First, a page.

Background: Most of the interventions developed for adolescents with learning disorders (LDs) focus on enhancing
cognitive and learning skills. However, these adolescents have been usually found to score high on measures of
insecure attachment orientations.
Objectives: The purpose of the current analysis was to examine changes in attachment orientations towards parents, attachment-
related representations of teachers, and feelings of loneliness among adolescents with LD during an open trial of
a psychological intervention for adolescents diagnosed with learning disorders (the “I Can Succeed” program, or ICS).
ICS aims to target both academic and emotional functioning.
Methods: Participants included 40 adolescents with LD and their parents. Measures included Attachment to parents
(Kerns); Attachment representations of teachers (Children’s Appraisal of Teacher as a Secure Base (CATSB); and Loneliness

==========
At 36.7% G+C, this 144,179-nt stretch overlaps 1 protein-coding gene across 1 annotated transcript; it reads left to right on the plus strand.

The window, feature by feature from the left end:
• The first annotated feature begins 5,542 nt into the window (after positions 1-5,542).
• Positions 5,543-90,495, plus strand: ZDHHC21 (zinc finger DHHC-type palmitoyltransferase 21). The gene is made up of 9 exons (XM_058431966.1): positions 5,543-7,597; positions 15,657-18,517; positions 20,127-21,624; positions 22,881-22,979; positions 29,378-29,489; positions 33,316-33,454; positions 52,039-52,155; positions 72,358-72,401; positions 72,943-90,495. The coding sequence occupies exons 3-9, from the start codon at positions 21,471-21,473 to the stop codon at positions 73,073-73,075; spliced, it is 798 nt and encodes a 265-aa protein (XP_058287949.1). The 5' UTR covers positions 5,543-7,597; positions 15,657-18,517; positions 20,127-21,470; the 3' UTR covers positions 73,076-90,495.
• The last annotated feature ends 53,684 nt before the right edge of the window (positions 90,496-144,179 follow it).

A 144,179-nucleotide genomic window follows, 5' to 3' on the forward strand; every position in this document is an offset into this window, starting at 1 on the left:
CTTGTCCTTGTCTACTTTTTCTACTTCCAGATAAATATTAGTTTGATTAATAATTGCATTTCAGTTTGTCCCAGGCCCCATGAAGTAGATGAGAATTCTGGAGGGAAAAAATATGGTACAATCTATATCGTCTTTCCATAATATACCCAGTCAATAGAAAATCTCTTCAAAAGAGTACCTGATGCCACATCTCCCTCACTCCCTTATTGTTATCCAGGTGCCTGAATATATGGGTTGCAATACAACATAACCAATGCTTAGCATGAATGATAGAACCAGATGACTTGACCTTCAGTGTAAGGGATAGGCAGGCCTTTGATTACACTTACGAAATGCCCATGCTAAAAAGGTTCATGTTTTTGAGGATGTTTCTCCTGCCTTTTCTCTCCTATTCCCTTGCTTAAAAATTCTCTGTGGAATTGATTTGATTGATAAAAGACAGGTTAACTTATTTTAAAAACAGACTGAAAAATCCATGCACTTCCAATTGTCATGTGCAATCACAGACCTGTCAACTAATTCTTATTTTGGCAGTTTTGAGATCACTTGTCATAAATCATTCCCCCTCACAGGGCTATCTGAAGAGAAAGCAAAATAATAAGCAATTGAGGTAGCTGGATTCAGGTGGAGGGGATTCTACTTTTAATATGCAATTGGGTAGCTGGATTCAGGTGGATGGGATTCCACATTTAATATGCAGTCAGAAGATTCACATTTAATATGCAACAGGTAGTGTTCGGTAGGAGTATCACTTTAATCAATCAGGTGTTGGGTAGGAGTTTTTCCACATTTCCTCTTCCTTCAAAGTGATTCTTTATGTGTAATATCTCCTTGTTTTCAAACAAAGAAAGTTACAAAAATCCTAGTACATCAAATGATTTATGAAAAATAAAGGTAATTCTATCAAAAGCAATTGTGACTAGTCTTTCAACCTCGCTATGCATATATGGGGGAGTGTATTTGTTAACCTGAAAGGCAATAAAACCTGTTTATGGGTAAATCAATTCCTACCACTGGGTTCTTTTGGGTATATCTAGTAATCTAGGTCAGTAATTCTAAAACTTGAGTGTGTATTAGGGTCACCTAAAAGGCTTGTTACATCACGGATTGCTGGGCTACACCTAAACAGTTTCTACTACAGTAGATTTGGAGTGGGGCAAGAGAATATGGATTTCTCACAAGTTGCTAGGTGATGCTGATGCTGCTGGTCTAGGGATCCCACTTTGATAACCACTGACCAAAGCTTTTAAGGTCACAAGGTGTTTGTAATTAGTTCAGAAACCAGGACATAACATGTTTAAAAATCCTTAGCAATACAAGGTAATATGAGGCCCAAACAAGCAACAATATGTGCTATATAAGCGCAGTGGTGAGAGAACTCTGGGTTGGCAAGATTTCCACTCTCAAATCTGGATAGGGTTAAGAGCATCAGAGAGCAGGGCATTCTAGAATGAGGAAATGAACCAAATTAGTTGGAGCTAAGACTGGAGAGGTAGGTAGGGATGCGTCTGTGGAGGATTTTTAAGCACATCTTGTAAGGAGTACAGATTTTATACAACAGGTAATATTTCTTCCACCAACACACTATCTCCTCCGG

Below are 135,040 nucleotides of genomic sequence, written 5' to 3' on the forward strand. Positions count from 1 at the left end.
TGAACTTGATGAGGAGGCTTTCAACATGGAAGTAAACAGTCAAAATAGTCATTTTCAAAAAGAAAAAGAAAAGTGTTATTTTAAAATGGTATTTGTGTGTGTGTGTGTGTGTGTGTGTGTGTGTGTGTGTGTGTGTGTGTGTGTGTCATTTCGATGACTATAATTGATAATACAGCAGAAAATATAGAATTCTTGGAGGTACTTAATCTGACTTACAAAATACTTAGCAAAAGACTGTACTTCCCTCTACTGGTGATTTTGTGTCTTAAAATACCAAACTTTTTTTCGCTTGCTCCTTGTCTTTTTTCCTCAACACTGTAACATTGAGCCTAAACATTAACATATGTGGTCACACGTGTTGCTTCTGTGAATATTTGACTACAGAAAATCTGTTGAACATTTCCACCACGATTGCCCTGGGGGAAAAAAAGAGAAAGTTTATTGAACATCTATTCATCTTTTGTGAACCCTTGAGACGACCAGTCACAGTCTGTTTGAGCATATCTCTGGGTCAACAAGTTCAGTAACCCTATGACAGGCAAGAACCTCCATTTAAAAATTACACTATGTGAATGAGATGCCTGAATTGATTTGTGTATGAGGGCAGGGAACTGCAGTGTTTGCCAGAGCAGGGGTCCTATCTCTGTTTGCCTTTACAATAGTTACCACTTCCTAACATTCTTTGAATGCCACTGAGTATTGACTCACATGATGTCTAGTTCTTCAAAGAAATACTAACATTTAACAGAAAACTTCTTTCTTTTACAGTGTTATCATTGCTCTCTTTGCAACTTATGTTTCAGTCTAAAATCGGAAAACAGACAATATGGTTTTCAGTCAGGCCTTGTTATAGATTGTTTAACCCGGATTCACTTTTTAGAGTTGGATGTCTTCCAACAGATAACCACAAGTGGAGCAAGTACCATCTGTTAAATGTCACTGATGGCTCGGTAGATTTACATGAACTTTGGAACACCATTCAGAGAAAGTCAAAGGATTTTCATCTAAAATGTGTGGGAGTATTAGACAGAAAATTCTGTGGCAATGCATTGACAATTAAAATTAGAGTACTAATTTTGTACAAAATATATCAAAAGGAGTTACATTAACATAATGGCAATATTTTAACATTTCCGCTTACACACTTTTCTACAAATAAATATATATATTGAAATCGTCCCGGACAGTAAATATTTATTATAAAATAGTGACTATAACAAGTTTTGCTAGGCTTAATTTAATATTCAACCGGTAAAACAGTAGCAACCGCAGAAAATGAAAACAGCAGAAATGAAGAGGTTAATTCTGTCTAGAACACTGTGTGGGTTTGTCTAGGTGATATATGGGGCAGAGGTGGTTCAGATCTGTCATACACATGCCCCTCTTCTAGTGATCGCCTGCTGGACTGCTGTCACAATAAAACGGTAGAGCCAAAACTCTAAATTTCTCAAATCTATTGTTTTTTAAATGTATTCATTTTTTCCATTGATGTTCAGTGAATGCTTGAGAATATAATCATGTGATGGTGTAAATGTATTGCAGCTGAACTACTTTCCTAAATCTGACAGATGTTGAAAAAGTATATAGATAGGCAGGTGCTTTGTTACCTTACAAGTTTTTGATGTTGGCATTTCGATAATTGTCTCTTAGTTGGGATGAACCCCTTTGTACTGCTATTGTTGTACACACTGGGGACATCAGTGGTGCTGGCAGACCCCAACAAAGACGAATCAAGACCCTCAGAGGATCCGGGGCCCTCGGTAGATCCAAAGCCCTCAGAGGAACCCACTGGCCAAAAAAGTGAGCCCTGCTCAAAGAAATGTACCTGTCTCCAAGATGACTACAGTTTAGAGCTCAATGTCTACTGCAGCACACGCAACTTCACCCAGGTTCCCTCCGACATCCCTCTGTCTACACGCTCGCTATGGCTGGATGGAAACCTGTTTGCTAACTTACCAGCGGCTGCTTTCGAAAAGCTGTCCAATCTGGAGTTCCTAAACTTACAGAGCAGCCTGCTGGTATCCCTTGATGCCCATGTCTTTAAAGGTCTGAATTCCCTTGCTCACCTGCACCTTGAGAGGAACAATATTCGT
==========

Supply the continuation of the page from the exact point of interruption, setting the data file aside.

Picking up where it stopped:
(Peer-Network Loneliness and Peer-Dyadic Loneliness Scale (PNDLS). Adolescents completed questionnaires before
the ICS Intervention (baseline), at the end of the acute phase (end of treatment) and at a six months follow-up meeting
Results: The main results of the current study indicate that 6 months after the “I Can Succeed” intervention, there was improvement
in LD students’ attachment security to mothers, appraisals of homeroom teacher as a security-enhancing figures
(more acceptance and less rejection), and satisfaction with relationships with peers and friends (lower dyadic loneliness
scores). One practical implication concerns the use of attachment theory as a foundation upon which to develop interventions
among adolescents with LD.